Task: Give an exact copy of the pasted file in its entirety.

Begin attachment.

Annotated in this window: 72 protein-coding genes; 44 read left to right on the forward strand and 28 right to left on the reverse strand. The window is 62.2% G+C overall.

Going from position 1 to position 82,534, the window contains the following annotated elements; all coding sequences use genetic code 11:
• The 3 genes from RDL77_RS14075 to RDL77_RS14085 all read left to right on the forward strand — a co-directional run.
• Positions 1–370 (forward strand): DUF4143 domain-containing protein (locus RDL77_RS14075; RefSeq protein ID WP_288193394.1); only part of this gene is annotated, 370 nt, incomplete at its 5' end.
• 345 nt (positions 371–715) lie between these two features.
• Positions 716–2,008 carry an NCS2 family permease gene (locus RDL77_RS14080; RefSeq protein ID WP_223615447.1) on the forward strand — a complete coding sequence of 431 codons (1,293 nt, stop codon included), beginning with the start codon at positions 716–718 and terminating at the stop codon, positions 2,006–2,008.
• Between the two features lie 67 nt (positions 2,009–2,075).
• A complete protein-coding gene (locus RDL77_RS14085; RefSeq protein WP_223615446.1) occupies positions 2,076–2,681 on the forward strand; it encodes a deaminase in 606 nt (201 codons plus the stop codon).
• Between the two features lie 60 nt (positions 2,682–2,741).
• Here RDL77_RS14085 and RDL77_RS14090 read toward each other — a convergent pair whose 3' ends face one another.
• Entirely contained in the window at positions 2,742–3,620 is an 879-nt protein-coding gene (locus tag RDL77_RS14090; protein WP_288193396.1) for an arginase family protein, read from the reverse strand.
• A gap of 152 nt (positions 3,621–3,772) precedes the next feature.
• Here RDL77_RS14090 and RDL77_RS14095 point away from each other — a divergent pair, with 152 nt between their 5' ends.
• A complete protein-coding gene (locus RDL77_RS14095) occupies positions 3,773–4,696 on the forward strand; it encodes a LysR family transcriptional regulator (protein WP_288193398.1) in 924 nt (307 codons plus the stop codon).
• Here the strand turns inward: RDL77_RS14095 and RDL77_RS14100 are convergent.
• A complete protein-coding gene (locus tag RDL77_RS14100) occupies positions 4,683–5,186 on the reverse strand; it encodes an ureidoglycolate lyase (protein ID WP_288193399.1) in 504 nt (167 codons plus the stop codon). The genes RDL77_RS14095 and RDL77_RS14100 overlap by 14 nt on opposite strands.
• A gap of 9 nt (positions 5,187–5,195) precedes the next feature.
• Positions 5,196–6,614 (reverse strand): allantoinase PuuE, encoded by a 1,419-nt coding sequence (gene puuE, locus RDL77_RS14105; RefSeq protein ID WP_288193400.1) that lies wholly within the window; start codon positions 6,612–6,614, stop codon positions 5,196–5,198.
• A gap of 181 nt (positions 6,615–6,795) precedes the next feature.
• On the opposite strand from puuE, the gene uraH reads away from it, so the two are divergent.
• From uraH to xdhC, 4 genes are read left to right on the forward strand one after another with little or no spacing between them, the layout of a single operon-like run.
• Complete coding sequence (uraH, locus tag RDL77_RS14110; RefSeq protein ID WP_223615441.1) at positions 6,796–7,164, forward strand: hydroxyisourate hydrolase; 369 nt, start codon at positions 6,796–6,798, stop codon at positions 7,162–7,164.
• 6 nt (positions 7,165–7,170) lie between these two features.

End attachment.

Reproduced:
Annotated in this window: 72 protein-coding genes; 44 read left to right on the forward strand and 28 right to left on the reverse strand. The window is 62.2% G+C overall.

Going from position 1 to position 82,534, the window contains the following annotated elements; all coding sequences use genetic code 11:
• The 3 genes from RDL77_RS14075 to RDL77_RS14085 all read left to right on the forward strand — a co-directional run.
• Positions 1–370 (forward strand): DUF4143 domain-containing protein (locus RDL77_RS14075; RefSeq protein ID WP_288193394.1); only part of this gene is annotated, 370 nt, incomplete at its 5' end.
• 345 nt (positions 371–715) lie between these two features.
• Positions 716–2,008 carry an NCS2 family permease gene (locus RDL77_RS14080; RefSeq protein ID WP_223615447.1) on the forward strand — a complete coding sequence of 431 codons (1,293 nt, stop codon included), beginning with the start codon at positions 716–718 and terminating at the stop codon, positions 2,006–2,008.
• Between the two features lie 67 nt (positions 2,009–2,075).
• A complete protein-coding gene (locus RDL77_RS14085; RefSeq protein WP_223615446.1) occupies positions 2,076–2,681 on the forward strand; it encodes a deaminase in 606 nt (201 codons plus the stop codon).
• Between the two features lie 60 nt (positions 2,682–2,741).
• Here RDL77_RS14085 and RDL77_RS14090 read toward each other — a convergent pair whose 3' ends face one another.
• Entirely contained in the window at positions 2,742–3,620 is an 879-nt protein-coding gene (locus tag RDL77_RS14090; protein WP_288193396.1) for an arginase family protein, read from the reverse strand.
• A gap of 152 nt (positions 3,621–3,772) precedes the next feature.
• Here RDL77_RS14090 and RDL77_RS14095 point away from each other — a divergent pair, with 152 nt between their 5' ends.
• A complete protein-coding gene (locus RDL77_RS14095) occupies positions 3,773–4,696 on the forward strand; it encodes a LysR family transcriptional regulator (protein WP_288193398.1) in 924 nt (307 codons plus the stop codon).
• Here the strand turns inward: RDL77_RS14095 and RDL77_RS14100 are convergent.
• A complete protein-coding gene (locus tag RDL77_RS14100) occupies positions 4,683–5,186 on the reverse strand; it encodes an ureidoglycolate lyase (protein ID WP_288193399.1) in 504 nt (167 codons plus the stop codon). The genes RDL77_RS14095 and RDL77_RS14100 overlap by 14 nt on opposite strands.
• A gap of 9 nt (positions 5,187–5,195) precedes the next feature.
• Positions 5,196–6,614 (reverse strand): allantoinase PuuE, encoded by a 1,419-nt coding sequence (gene puuE, locus RDL77_RS14105; RefSeq protein ID WP_288193400.1) that lies wholly within the window; start codon positions 6,612–6,614, stop codon positions 5,196–5,198.
• A gap of 181 nt (positions 6,615–6,795) precedes the next feature.
• On the opposite strand from puuE, the gene uraH reads away from it, so the two are divergent.
• From uraH to xdhC, 4 genes are read left to right on the forward strand one after another with little or no spacing between them, the layout of a single operon-like run.
• Complete coding sequence (uraH, locus tag RDL77_RS14110; RefSeq protein ID WP_223615441.1) at positions 6,796–7,164, forward strand: hydroxyisourate hydrolase; 369 nt, start codon at positions 6,796–6,798, stop codon at positions 7,162–7,164.
• 6 nt (positions 7,165–7,170) lie between these two features.